Jallikattu: SC refuses to vacate stay

Jallikattu: SC refuses to vacate stay
Last ditch attempts to hold the traditional bull-taming sport of Jallikattu in Tamil Nadu during the upcoming Pongal festivities failed today as the Supreme Court refused vacate its order staying the Centre's notification lifting the ban on the controversial game.

"We are not inclined to vacate the stay," a bench comprising Justices Dipak Misra and N V Ramana said after hearing the urgently moved pleas of some Tamil Nadu residents and a group called Compassion Unlimited Plus Action.

The bench said it was "unimpressed" by the arguments that Jallikattu should be allowed under the supervision of the court by appointing court commissioners who could submit reports on the event.

It said the apex court's two-judge bench in its judgement in 2014 had discussed various facets of the age-old sport and expressed its opinion that bulls cannot be subjected to cruelty.

"Counsel for the applicant would submit that certain arrangements have already been made and responsible District Collectors have been appointed to supervise Jallikattu, and therefore, the order of stay passed by this Court should be vacated.

"The aforesaid submission leaves us unimpressed, for the simon-pure (genuine) reason (that) the two-Judge Bench of this Court, as it appears, had discussed many facets with regard to Jallikattu and expressed its opinion. The arrangements made on the basis of the Notification would not warrant alteration of our order and, therefore, we are not inclined to vacate the order of stay," the bench said.

The apex court remained unimpressed with the contention that Jallikattu was not a fight between bulls and humans but a game where the participants are required to embrace the running bulls by hanging on to their hump as long as possible and that the men are unarmed.

Further, the supporters of Jallikattu had submitted that the bulls were trained not to let the youngsters clamber on to their humps.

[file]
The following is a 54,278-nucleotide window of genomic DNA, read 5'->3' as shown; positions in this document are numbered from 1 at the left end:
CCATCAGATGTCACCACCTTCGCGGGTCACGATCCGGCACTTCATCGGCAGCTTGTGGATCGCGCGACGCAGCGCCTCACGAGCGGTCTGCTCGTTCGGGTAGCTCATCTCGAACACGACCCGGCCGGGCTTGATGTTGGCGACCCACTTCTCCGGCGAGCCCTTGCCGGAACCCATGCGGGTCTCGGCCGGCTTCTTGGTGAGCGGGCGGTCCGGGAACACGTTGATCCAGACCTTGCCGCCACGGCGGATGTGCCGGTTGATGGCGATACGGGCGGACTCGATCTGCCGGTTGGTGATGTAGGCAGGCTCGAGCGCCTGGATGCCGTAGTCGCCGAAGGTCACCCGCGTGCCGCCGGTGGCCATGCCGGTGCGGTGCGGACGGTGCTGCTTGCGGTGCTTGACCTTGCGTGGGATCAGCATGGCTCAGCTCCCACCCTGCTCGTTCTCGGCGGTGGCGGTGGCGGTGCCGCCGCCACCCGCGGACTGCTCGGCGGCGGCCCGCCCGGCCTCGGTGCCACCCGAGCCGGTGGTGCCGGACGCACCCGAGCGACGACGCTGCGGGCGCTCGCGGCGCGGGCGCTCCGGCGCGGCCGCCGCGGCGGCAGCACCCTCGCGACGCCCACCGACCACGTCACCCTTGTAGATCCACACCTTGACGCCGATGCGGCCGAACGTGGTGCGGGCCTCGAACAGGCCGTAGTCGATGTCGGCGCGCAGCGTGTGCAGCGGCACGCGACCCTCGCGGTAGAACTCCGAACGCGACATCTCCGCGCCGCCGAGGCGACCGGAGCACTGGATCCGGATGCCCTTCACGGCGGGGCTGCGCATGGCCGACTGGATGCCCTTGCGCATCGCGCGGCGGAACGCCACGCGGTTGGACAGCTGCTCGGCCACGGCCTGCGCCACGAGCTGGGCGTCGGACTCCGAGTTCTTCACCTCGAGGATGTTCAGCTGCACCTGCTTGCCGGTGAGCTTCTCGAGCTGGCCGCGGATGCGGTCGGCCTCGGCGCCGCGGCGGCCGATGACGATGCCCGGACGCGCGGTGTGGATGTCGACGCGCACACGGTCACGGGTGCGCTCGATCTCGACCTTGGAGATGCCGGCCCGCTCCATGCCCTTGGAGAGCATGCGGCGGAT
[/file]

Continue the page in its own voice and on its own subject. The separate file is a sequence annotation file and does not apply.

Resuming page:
They had also said that Jallikattu was a socio-religious festival and not an entertainment and people at various places in Tamil Nadu had immense faith in it for many a reason.

"Emphasis is laid on the culture of the state and the belief of the pastoral communities. In essence, it is urged that there is no cruelty is meted out to the bulls in such a festival or game," the bench noted while rejecting the submission.

Advocate N Rajaraman, appearing for the applicants, submitted that Jallikattu was a 3000-year old tradition and the apex court had never meant in Animal Welfare Board of India vs A Nagaraja judgement that there should be ban on it.

Further, he submitted that there was no justification or necessity to direct the stay of the Notification issued by the central government on January 7 at the instance of the Animal Welfare Board of India and others as they do not have any idea about the cultural base of the country.

"The age old culture of this country is perceivable in the villages but not in the metro cities where the representatives of the petitioners or the petitioners reside," he submitted.

However, the bench quoted paragraphs from the apex court's 2014 judgement and said "the aforesaid paragraphs clearly show that Jallikattu and other form of bull races cause trouble, pains and stress to the bulls and it is contrary to the provisions of the Act."

"Be it be ingeminated that the Court has adjudged the issue in the backdrop of Article 51(a)(g) and (h) of the Constitution of India. There can be no shadow or trace of doubt that the Constitution of India is an Organic and Compassionate Constitution," it observed.

The bench said yesterday it had already noted the submissions of opponents of Jallikattu to stay notification of the Centre lifting the ban.
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